• Said v Department of Treasury, 628 N.W. 2d 100 (Michigan Court of Appeals, 2001): In this decision, the Court found no presumption of Michigan residency despite the individual filing a federal income tax return that used a Michigan PO mailing address. The individual moved to the U.S. from Yemen in 1939. Yet his wife, children, and his important possessions all remained in Yemen. He worked as a seaman on the Great Lakes. In 1989, he filed a federal income tax return and reported his address as a Michigan PO Box held by a friend. In 1988, he worked 231 days on board a ship, and 237 days on board a ship in 1989. The Court held that just because the seaman had become a U.S. naturalized citizen in 1973, that fact alone did not automatically require that he automatically had to become a resident of one of the 50 states. In short, the seaman did not need to abandon his domicile in Yemen in order to become a naturalized U.S. citizen and a resident of Michigan. Nor did his use of a PO mailing address in Michigan create a legal presumption of his Michigan residency. Consequently, the individual did not establish any domicile in Michigan for any income tax reporting purposes.
  • Molter v. Department of Treasury, 505 N.W. 3d 244 (Michigan Supreme Court, 1993): Molter participated in an IRC 457 deferred compensation plan while he worked as a State of Michigan employee. In 1983, one year after he retired, Mr. Molter moved to Florida. As a Florida resident, Mr. Molter claimed that the distributions that he received from his (Michigan) IRC 457 deferred compensation plan should not be subject to any Michigan income tax. Michigan continued to withhold state income taxes from Mr. Molter’s 457 distributions. Michigan withheld income tax on both the 457 distributions, and the interest income that had accrued on those 457 funds up to the date that Mr. Molter changed his domicile to Florida. Mr. Molter challenged Michigan’s ability to tax both his deferred compensation distributions (that he had earned in Michigan) and the accrued interest on those accumulated 457 funds. The Court exempted from income tax the interest that was earned on the deferred compensation distributions after Mr. Molter became a resident of Florida. However, the Court held that Michigan’s taxation of Mr. Molter’s deferred compensation, and any interest that accrued on those distributions earned while Mr. Molter was a Michigan resident, could be taxed by Michigan.

Law Changes: The outcome in the Motler decision would be different today due to law changes at both the state and federal levels.

  • Federal: In 1996, P.L. 104-95 added Section 114 to Title 4 of the Tax Code. That Section prohibits state taxation of identified retirement income of nonresidents received after December 31, 1995. Under Section 114 retirement income means any income from (i) a qualified trust under Section 401(a) of the Tax Code that is exempt under Section 501(a) from taxation, which would be most qualified plans like 401(k) accounts; (ii) SIMPLE IRAs under IRC 408(k); (iii) an annuity plan or contract under IRC 403(a) or (b); (iv) IRC 457 deferred compensation plans; and (v) any retirement plan, program, or arrangement that is part of a series of substantially equal payments made at least annually. [Other statutory exclusions have not been identified in this summary.] Accordingly, this federal statute prohibits state income taxation of a nonresidents’ IRC 401(k), IRC 403(b), and IRC 457 nonqualified deferred compensation plan distributions.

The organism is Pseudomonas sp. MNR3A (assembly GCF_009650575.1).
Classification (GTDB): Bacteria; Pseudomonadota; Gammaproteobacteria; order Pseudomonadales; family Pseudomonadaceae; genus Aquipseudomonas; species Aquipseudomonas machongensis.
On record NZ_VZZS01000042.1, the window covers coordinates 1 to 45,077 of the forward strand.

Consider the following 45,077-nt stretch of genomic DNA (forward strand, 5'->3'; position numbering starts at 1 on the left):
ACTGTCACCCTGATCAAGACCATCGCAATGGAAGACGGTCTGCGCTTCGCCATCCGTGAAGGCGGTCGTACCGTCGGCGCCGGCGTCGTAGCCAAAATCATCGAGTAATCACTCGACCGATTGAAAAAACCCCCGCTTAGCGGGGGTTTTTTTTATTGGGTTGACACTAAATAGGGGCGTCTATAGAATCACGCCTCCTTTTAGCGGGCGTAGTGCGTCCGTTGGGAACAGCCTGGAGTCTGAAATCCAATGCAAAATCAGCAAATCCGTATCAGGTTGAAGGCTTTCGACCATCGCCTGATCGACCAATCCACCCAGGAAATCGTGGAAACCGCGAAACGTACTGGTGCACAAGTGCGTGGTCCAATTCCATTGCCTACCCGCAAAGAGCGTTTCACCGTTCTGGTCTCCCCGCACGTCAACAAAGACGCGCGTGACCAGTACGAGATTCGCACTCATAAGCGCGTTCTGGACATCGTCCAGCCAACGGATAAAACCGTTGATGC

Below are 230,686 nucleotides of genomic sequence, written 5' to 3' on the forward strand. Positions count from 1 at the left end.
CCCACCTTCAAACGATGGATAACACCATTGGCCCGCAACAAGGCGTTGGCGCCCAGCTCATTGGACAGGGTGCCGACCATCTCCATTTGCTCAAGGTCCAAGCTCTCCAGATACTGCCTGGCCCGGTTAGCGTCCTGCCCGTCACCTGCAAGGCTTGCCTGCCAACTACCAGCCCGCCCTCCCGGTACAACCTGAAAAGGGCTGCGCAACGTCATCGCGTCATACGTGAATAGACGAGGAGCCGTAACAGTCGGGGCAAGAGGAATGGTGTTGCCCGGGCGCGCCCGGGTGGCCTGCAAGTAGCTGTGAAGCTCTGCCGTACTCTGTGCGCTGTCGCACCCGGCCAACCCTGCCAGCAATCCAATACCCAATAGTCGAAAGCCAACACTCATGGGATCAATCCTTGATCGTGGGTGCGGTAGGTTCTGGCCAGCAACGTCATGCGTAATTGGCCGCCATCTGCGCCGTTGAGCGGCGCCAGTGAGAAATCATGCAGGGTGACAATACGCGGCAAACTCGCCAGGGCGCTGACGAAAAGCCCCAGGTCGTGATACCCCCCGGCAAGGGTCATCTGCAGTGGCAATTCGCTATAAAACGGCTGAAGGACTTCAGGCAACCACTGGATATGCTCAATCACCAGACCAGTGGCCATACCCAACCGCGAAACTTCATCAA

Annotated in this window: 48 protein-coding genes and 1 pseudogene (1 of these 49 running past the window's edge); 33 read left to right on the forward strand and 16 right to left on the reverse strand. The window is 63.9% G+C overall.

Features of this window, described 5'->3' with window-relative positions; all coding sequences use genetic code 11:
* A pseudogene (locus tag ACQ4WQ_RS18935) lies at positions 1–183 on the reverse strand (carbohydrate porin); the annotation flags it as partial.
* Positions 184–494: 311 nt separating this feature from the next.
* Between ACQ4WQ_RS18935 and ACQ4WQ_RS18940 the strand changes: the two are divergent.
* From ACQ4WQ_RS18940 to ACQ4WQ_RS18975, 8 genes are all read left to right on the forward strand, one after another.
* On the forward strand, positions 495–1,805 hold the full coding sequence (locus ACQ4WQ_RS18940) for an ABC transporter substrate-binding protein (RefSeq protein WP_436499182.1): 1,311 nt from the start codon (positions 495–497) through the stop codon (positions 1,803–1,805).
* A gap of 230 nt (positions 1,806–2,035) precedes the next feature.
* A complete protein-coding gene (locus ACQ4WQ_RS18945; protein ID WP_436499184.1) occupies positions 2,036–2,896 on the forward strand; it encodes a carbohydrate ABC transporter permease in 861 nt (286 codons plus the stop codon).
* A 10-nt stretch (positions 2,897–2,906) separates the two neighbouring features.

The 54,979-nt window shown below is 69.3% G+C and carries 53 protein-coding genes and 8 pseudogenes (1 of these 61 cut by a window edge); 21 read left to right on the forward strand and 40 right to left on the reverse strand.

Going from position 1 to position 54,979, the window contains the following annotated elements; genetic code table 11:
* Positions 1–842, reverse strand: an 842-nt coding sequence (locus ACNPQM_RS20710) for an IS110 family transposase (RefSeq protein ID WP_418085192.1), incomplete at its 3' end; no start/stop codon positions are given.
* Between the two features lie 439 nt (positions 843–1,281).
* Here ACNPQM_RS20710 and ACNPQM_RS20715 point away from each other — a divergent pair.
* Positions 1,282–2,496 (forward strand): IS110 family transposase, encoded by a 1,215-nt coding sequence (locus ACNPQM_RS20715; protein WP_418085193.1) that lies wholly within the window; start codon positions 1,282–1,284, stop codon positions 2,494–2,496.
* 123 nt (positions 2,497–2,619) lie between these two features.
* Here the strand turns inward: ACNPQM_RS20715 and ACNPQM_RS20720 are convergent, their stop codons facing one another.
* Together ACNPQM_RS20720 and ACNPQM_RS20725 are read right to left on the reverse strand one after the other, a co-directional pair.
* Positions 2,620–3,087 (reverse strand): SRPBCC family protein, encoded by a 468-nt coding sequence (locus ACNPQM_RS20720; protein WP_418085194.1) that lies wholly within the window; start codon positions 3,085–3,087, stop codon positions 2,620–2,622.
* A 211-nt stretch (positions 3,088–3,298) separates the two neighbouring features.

• Michigan: Effective January 1, 2012, Michigan changed the income taxation of pension and retirement benefits. These retirement benefits are now subject to Michigan income tax for most Michigan residents. The exceptions to Michigan’s income tax on retirement distributions include: (i) Military pensions, Social Security and Railroad Retirement benefits; and (ii) rollovers not included in the taxpayer’s reported federal adjusted gross income. In addition, an exemption from taxation for retirement income applies based on the year of the taxpayer’s birth and whether the individual files as a single, or married/jointly, taxpayer, which exemption can range from $20,000 to $98,054 a year.

Checklist: A following missive will list some of the steps an individual will need to take if they intend to change their tax domicile from Michigan, i.e. a change in domicile, and avoid continuing to have to pay Michigan income tax.